What’s Wrong With My Tomato Plant? - 18 Common Tomato Growing Problems & Their Solutions

Rarely does a tomato growing season go off without a hitch. You’re not the only one in your garden looking for a healthy tomato plant and juicy red fruit. Numerous pests, pathogens and funguses are all looking to benefit from the hard work you’ve put in. But, with each new issue you face you’ll learn a little bit more about your garden and what you can do in the future to be more successful.

Though every situation calls for a different action there is at least one gardening principle you should stick by to maintain a healthy garden: cleanliness. Always remove all disease or pest affected plants either immediately or at the end of the season, never leave them in your garden to compost as this will nearly guarantee you will encounter the same problem next year, and always clean your garden tools after use to prevent the spreading of disease. Below is a list of some of the more common issues you might run into while growing tomatoes. Use the table to try to match up what you see on your tomato plant with the issue most likely causing it and what you can try to do.

What it looks like: What it’s called: What to do about it:
Seedlings wilt and die soon after germination. Damping Off Damping off can be caused by many pathogens founds in your soil. Make sure to use new or sterilized seed starting mix. Cold and overly moist conditions lead to more occurrences. Start seeds indoors in a warm locations, do not overwater, and once seedlings are established allow soil to dry out between waterings.
 Fruit with large cracks along the fruit’s skin. Uneven irrigation, High temperatures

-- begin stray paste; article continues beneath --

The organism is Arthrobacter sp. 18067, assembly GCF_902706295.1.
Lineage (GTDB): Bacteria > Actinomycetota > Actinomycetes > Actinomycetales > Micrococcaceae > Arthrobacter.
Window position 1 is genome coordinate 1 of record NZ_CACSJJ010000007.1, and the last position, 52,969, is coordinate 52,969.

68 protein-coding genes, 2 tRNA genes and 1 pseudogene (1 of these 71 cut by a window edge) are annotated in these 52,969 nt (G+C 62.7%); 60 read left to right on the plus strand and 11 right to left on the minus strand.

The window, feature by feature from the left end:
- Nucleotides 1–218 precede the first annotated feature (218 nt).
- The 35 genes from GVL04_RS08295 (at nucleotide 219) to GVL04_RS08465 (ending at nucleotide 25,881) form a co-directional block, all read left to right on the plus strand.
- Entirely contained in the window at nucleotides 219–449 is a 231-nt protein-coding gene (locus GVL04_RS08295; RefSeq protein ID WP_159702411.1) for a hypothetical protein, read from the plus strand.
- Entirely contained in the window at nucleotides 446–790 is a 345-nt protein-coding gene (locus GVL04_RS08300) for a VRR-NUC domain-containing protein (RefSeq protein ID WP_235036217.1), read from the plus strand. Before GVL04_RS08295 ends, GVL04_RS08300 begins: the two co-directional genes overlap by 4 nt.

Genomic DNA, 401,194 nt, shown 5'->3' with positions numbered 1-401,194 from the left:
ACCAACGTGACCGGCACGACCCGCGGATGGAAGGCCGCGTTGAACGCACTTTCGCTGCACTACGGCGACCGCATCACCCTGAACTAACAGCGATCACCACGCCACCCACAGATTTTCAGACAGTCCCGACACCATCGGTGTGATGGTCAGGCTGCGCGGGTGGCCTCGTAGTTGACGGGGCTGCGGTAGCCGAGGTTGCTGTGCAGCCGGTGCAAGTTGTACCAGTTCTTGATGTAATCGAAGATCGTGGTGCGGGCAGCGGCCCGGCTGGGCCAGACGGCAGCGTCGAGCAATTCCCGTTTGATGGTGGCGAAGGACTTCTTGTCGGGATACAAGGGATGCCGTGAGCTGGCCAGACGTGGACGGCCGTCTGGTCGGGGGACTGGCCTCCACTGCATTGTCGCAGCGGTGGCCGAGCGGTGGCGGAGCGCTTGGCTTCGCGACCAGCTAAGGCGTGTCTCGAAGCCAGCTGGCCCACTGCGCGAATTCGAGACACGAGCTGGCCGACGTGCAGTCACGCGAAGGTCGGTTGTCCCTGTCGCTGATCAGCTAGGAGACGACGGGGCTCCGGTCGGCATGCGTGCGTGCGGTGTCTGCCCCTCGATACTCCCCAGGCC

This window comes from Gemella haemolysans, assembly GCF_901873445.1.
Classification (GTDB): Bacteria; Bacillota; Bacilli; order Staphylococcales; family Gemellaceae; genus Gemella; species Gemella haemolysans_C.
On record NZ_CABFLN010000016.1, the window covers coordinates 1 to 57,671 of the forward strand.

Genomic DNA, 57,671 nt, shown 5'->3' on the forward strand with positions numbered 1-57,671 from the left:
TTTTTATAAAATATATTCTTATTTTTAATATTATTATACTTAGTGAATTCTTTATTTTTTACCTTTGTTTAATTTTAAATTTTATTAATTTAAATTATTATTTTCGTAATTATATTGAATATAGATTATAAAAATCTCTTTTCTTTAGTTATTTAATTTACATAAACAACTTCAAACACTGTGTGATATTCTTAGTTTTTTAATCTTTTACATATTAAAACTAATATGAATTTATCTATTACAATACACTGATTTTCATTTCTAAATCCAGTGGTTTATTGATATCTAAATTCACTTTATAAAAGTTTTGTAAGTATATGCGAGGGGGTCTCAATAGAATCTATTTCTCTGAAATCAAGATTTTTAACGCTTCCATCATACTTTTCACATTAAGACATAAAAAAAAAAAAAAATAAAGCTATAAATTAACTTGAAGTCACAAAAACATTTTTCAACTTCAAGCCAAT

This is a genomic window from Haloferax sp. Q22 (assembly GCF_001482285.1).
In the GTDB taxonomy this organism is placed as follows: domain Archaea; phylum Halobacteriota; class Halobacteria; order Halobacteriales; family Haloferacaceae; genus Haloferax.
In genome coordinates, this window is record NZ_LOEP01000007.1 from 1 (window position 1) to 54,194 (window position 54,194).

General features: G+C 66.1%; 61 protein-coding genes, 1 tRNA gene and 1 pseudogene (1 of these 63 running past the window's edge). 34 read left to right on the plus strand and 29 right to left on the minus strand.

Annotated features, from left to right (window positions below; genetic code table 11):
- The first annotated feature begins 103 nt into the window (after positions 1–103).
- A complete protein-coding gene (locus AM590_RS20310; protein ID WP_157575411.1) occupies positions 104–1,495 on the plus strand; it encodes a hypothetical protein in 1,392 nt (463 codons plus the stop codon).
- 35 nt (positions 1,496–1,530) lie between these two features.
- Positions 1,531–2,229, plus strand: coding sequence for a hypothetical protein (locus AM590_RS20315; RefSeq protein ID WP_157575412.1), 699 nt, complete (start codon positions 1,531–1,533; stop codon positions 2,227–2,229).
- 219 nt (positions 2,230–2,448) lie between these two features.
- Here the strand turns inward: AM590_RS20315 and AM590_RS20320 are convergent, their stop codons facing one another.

If the cracks are in concentric circles around the stem, uneven irrigation is to blame. Plants in soil that quickly goes from dry to saturated absorb this moisture into the fruit, causing the cracks. Water less and more evenly.

Vertical cracks along the height of the fruit are more likely due to high temperatures. Pick fruit as soon as it’s ripe and in the hottest areas, provide a light shade cloth for your plants.

Blossoms Drop Off Extreme temperatures, lack of sun, young blossoms

Temperatures below 55 and above 95 degrees will often cause blossoms to drop. Provide shade or cold protection as needed.

If plants are in part shade they are most likely not getting enough sun to produce blossoms and fruit. Only plant tomatoes in full sun.

The first blossoms of many young tomato plants are often unsuccessful. The next set should do much better.

Wilted looking leaves thicken and curl upward. Sometimes remaining green, often yellowed with purple veins. Curly Top Virus This virus is spread by the leafhopper, a small ¼ inch insect living throughout the plant. Affected plants should be removed immediately and sealed in a plastic bag to prevent the leafhopper from spreading. Treat neighboring plants with strong water spray to knock off insects, insecticidal soap, or neem oil. Some evidence suggests denser plantings or areas with less bare soil are less desirable to leafhoppers.